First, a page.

The offer will, in most cases, begin the ball rolling on a potential acquisition. At times, this is the most effective way to gain insight into the guts of the business. You may also be dismayed to learn that you may in fact have to make an offer without all of the data that you would like to have. As an example, you may only gain access to the true financials after an accepted offer has been put forth.

This is fine; no need to panic. You may be asking: “How can I formulate an offer without all of the information?” A good question in theory, but this is not always reality. Consider the fact that sellers may be exposed to a plethora of buyers and, not knowing which ones are serious, they may choose to hold back certain information.

The offer you present is YOUR offer. You should be comfortable tabling any terms that YOU are comfortable with. Whatever the seller is “asking” is simply a guideline. Remember, it’s an “asking price” not a purchase price. On the other hand, don’t be ridiculous. Table something that forms the basis of a future meaningful conversation. Your offer is, to a certain extent, a tool to prod the seller into playing his or her hand. To get them to demonstrate their pain; the areas that are fundamental to the deal – from their perspective.

There’s nothing wrong if they are insulted. They may or may not be, and you can always refine your offer as the case may be. Additionally, a buyer’s value of the business will certainly differ from a seller. That’s where negotiation comes into play. There are no hard rules for what the terms of your offer should be. Each situation is different. While it’s not advisable to make unlimited offers expecting one to catch on, you MUST make offers. Don’t over-engineer each potential acquisition. Once a business is of interest, you’ve done your homework, and you determine that you would, under the right conditions, like to buy the business, then get your offer in.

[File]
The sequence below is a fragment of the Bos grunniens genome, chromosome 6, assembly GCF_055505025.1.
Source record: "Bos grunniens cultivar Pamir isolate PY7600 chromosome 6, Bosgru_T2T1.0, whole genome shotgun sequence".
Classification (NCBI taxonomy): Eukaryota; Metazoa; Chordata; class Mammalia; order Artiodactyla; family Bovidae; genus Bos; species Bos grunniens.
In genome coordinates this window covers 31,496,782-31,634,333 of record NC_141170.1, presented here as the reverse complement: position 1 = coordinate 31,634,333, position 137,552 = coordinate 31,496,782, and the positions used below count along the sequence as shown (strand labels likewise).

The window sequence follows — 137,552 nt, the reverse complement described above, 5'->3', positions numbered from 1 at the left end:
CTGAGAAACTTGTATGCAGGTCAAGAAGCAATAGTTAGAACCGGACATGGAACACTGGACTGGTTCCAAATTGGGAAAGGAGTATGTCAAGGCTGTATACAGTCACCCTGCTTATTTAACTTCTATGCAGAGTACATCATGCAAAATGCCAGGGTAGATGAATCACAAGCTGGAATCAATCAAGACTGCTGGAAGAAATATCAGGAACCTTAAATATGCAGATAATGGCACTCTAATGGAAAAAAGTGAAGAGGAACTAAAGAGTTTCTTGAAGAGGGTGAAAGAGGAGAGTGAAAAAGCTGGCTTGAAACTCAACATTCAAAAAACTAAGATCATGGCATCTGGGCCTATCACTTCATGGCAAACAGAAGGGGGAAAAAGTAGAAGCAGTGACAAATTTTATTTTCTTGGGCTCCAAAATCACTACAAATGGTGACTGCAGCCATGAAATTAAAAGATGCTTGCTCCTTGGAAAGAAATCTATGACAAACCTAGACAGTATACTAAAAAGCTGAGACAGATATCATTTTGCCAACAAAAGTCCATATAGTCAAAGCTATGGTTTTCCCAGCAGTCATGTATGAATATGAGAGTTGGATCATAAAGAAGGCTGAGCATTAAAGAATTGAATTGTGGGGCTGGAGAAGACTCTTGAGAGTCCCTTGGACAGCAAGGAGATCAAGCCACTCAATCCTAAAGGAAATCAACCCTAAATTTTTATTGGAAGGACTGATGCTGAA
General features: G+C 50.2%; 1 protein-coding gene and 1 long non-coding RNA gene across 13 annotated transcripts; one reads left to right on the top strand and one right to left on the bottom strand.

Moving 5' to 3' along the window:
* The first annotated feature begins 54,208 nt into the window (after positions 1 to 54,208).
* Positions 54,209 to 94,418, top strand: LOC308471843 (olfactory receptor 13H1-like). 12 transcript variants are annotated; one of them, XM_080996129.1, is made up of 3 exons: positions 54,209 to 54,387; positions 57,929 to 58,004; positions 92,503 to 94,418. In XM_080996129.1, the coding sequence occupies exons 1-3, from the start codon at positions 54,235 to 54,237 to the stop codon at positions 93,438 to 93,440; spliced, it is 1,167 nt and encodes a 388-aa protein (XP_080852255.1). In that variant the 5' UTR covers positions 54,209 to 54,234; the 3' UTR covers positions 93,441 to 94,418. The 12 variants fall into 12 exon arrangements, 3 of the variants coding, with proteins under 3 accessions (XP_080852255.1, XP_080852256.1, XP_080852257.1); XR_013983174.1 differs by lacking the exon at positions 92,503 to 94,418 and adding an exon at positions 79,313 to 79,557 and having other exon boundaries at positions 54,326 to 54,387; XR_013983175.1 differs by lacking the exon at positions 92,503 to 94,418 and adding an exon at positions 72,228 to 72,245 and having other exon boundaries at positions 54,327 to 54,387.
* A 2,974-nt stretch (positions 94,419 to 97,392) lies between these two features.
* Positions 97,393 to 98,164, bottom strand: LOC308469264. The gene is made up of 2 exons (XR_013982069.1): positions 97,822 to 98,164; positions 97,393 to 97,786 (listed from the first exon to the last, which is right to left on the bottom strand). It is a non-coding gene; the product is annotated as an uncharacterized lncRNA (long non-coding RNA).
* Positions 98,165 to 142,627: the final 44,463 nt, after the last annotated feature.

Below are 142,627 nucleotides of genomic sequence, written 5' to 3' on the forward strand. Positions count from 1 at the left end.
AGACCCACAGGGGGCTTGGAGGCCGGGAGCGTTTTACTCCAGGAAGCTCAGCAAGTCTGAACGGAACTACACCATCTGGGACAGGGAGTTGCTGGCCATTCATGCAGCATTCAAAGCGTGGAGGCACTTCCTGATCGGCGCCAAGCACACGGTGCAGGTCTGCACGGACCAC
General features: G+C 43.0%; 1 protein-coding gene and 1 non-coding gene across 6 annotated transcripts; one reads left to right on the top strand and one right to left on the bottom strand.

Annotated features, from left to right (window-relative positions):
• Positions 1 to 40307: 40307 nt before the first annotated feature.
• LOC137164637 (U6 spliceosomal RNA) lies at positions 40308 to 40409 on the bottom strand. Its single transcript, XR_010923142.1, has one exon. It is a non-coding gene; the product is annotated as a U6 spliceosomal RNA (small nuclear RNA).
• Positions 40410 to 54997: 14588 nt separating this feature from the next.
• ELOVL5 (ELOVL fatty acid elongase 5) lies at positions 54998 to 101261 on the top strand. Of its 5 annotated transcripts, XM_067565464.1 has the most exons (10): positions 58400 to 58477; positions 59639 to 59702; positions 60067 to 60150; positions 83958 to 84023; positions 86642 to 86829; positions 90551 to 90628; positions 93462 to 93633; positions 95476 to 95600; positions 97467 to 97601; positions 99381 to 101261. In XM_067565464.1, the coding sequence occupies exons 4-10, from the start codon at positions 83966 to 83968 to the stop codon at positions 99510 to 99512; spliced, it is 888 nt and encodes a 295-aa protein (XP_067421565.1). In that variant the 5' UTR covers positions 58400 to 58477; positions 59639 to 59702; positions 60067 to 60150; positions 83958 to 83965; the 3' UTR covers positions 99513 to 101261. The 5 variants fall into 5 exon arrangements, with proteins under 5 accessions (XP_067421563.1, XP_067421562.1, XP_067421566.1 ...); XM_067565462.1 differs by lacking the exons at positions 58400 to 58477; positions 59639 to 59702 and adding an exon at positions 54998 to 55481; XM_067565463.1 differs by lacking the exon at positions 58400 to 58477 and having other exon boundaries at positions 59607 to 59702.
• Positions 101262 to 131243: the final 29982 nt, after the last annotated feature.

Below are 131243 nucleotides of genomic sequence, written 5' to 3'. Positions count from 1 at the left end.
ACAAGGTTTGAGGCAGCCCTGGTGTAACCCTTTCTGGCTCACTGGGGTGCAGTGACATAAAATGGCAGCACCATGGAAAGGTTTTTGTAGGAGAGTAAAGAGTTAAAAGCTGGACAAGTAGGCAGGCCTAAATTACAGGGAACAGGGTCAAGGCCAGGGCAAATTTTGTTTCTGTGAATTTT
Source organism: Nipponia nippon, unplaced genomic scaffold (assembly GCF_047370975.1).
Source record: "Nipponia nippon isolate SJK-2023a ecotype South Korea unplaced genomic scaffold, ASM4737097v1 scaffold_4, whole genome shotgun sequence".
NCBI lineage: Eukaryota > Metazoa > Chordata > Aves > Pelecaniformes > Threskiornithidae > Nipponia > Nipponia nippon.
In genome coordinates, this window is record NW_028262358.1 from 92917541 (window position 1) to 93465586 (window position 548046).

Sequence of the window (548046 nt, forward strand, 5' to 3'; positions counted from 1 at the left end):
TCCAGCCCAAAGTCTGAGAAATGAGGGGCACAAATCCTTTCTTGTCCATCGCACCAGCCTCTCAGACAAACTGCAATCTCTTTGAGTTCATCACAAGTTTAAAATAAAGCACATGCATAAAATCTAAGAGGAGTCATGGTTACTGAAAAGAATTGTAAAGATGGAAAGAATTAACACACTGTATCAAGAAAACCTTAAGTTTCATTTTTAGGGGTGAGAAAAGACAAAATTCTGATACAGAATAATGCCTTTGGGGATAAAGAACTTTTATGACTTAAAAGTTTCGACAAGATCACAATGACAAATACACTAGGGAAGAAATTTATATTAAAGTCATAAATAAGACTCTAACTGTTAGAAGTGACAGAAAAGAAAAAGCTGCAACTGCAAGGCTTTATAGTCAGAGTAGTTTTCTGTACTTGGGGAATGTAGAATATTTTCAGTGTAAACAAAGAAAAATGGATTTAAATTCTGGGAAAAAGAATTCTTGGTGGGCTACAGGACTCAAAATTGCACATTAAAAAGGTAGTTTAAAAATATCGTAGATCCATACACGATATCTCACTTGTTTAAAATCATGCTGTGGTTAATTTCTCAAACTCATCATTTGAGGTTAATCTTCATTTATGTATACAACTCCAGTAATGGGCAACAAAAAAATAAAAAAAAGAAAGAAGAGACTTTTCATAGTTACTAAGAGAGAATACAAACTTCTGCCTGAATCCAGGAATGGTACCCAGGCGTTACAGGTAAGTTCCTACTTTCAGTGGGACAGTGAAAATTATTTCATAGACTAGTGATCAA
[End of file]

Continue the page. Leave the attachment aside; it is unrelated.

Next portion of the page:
There are standard offer-to-purchase agreements available to use. Every business broker will have one and so too will most attorneys. The one thing that you want to be certain of is to retain the ability to rescind your offer at your “sole and absolute discretion” if you determine that the business is not what it was represented to be. However, you cannot have an unlimited time frame to do so after acceptance of the offer.